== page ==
I had no business buying this car. It could have easily been a used Jetta.
The GTI I was driving back in 2010 in Baltimore wasn’t up for the trip out west I had planned and I had bequeathed it to the enthusiastic care of my younger brother Vinny. There was no going back, Vinny had been wearing VW gear for a solid week before I had even truly made up my mind to give it to him. I remember walking around the lot of a remote car dealership off the highway in Virginia. I was feeling uncertain and was sweating in the humidity of the mid-Atlantic heat. Then there she was, the car I had seen in the Auto-Trader ad, an efficient, no nonsense black Jetta with black rims. She looked affordable.
But I had never driven a car that didn’t have a little swag. Well maybe not the ’87 Scirocco, but even that car I modified. So I went rogue and ran smack into a fresh white GTI wrapped in factory plastic. I geeked out. I thought it was the most beautiful car I had ever seen. The man who took me on a test drive was named Wolfgang, in my dopamine induced state I took that as a sign. What kind of sign? It didn’t matter. The 30th anniversary edition red and black plaid interior was smooth under my sweaty legs as we slid around corners going way too fast. After driving around Baltimore city in a car that hit potholes on the daily, had been totaled and had survived a flood up to the center console, it was like test driving a Formula One race car. I decided to go for it.
Sitting at the finance desk I gave myself a pep talk. “I’ve paid my dues” I thought “I am a grown ass man, I’m tired of messing with used cars, it’s time to buy something reliable.” The one thing I didn’t want to have to contend with in a new city was unreliable transportation. But the longer I sat there the harder it became to justify the purchase. I wasn’t sure how things were going to play out for me in Portland and I told this to Daniel, the finance guy. He then told me a story about how he spent a few years in Oakland,CA trying to become a rapper. Without me asking Daniel kicked a freestyle and I remember being impressed. I was sorry that it had not worked out for him. He said “look man, you started your thing out here, you’ll start it out there.” He seemed so confident. That was all it took. One vote of confidence.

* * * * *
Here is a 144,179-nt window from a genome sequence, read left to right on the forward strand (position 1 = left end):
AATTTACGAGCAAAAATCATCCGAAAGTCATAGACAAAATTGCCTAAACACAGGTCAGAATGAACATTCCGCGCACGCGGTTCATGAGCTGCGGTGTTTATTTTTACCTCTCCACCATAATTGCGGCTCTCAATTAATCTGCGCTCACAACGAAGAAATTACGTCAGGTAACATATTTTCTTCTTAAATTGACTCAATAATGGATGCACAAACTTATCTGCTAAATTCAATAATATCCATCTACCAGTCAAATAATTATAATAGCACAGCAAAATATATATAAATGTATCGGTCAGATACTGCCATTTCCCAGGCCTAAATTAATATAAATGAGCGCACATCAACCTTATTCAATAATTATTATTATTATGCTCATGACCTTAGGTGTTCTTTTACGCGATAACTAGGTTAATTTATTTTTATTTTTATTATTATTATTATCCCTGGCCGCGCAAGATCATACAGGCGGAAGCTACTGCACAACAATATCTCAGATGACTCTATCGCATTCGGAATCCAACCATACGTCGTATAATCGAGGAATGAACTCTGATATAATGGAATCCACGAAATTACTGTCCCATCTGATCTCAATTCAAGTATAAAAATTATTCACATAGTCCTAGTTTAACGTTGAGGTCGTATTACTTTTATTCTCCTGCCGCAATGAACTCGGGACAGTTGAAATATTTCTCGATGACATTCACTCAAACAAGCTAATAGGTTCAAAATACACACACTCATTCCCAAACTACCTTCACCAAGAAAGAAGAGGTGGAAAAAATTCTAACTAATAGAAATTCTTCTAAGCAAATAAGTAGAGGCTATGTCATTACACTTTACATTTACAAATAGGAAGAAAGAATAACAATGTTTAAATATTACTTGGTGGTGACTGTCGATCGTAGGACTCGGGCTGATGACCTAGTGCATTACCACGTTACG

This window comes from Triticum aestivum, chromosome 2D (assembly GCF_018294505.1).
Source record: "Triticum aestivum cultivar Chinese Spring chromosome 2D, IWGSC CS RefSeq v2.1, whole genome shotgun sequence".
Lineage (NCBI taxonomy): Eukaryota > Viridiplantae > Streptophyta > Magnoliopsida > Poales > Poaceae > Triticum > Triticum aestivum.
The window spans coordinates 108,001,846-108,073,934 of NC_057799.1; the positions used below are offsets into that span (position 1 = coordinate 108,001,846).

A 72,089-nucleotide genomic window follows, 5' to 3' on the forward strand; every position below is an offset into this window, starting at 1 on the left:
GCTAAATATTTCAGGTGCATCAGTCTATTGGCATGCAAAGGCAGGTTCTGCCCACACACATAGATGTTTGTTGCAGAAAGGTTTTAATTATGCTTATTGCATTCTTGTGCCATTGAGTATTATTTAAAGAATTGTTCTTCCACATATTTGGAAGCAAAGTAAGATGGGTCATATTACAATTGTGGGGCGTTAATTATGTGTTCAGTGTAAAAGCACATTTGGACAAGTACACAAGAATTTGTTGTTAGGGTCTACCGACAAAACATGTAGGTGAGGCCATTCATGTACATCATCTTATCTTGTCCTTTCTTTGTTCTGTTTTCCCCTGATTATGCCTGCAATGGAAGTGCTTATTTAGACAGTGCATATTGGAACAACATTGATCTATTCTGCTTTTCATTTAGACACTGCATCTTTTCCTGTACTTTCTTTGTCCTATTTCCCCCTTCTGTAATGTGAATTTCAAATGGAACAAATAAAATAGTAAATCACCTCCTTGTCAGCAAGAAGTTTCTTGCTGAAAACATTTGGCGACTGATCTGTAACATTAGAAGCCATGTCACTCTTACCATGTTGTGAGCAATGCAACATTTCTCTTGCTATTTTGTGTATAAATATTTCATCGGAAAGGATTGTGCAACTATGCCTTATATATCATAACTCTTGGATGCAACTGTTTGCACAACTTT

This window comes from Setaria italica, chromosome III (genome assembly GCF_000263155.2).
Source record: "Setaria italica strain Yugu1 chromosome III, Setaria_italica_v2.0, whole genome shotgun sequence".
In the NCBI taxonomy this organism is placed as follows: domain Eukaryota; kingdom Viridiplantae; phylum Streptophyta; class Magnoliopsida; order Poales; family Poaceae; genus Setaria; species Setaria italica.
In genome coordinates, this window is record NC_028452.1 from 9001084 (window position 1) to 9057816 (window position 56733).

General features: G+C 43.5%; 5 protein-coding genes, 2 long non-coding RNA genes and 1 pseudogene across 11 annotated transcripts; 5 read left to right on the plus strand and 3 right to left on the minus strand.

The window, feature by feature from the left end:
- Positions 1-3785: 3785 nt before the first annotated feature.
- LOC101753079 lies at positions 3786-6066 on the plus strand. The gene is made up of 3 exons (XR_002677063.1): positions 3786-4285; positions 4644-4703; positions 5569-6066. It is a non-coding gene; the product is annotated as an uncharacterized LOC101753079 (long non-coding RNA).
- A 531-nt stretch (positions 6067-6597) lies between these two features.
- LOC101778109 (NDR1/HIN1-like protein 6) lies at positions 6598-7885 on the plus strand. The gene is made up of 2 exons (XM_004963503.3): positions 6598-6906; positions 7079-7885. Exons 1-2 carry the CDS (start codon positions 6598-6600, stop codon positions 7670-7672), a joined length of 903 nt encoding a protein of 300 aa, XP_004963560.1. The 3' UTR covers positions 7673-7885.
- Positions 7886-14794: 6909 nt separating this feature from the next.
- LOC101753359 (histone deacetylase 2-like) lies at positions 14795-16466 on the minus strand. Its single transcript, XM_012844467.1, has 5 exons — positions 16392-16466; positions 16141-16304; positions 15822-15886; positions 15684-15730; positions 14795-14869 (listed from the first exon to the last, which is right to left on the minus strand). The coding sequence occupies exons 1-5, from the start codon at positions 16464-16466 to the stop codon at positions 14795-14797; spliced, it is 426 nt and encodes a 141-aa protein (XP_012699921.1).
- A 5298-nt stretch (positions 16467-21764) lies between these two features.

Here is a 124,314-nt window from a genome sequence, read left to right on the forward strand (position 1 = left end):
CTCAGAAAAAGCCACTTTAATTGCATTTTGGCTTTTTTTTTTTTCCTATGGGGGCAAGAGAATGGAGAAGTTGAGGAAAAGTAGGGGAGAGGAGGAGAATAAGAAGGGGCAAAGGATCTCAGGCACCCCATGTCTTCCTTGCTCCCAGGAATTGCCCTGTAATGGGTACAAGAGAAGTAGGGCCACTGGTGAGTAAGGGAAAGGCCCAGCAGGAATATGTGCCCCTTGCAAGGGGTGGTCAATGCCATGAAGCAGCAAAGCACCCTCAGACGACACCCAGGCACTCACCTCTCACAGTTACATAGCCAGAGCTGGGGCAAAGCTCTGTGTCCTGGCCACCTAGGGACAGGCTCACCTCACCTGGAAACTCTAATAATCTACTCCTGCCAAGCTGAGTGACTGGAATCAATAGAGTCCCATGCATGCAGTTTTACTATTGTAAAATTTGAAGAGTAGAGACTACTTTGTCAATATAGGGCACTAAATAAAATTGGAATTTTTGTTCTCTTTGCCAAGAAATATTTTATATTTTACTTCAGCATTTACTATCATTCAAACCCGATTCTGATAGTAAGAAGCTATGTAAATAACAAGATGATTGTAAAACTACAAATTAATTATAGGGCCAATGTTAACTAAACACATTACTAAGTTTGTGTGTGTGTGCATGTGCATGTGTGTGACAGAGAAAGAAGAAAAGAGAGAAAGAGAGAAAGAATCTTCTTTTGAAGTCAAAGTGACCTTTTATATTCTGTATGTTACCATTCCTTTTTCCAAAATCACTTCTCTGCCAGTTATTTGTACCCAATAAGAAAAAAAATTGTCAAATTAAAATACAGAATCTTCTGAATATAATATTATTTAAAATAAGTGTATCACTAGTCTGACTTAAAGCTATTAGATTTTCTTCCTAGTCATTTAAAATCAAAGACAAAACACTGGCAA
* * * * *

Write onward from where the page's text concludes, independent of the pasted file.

Fast Forward almost seven years, and I still love driving this car everyday. I am amazed at how functional it has really been. For the better part of a year I debated between getting a separate company vehicle or transforming my personal vehicle into a Grafmobile, but what I have found as a designer is that it is a real challenge to make a GTI look better. They look great out of the gate and I certainly don’t want to drive around a clown car. It has held a surprising amount of load to and from street festivals, the Portland Night Market and on countless trips to and from the warehouse. I decided I didn’t need a vote of confidence on this one, after years at the helm of my design business and now at the helm of my brand I have learned to trust my gut.
There is something to say for the emotional connection we form with things. This car means a lot of different things to me. It stands for taking a risk, trusting my gut, and working hard. Ultimately these are the pillars upon which I have built this brand. And I hope you like it, because let’s face it. We all need a vote of confidence.
Dictation by: Julie Boucher